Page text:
Answer to Question #5022 in Real Analysis for Christine
As f is continuous function in c, then for each
epsilon1>0 there exists delta>0 such that for each x:
abs(c-x)<delta, then abs(f(c)-f(x))<epsilon1.
Let epsilon1 = epsilon /
2. Then there exists delta1 such that:
abs(f(c)-f(x))<epsilon/2 for each x
from (c-delta1, c+delta1). As f(c)>epsilon, then f(x) > epsilon / 2 >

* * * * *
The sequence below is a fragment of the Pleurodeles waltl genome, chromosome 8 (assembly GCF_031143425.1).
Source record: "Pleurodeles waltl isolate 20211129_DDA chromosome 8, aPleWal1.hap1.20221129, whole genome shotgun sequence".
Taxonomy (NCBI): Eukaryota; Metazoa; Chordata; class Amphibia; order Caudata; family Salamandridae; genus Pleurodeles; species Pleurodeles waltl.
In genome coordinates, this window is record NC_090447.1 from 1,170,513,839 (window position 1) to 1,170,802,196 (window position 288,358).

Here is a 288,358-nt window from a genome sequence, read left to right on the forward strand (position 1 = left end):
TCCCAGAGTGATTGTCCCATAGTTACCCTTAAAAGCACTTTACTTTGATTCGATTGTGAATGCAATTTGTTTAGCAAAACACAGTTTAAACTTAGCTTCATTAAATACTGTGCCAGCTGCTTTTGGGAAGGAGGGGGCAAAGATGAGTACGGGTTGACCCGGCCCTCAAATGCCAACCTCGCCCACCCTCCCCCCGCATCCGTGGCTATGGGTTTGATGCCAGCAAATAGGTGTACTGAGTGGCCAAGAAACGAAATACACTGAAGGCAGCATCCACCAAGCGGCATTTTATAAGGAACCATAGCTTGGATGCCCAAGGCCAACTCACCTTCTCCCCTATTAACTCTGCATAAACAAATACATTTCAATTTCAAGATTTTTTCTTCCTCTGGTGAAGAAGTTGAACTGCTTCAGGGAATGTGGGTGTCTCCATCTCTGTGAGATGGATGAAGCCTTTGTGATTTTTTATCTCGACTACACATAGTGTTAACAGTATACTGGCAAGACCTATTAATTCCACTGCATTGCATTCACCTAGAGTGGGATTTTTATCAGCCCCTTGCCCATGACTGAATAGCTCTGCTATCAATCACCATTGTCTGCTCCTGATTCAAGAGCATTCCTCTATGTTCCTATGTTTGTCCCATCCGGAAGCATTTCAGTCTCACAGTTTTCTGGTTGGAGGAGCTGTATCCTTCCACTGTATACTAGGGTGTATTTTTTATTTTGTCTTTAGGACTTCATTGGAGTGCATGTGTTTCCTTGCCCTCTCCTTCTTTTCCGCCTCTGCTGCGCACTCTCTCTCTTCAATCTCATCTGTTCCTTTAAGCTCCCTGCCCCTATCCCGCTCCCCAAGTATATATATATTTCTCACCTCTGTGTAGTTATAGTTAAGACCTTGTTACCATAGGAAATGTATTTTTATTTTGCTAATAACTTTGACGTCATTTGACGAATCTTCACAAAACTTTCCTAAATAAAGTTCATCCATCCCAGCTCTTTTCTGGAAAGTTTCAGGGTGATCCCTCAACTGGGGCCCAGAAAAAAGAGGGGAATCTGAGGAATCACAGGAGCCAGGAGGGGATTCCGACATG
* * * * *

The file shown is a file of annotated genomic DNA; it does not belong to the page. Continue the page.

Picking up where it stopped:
Let a = c-delta1, b = c+delta1, (a,b) contains c. So, we get that for each
x from (a,b), f(x)>0.
The proof is the same for f(c)<0.
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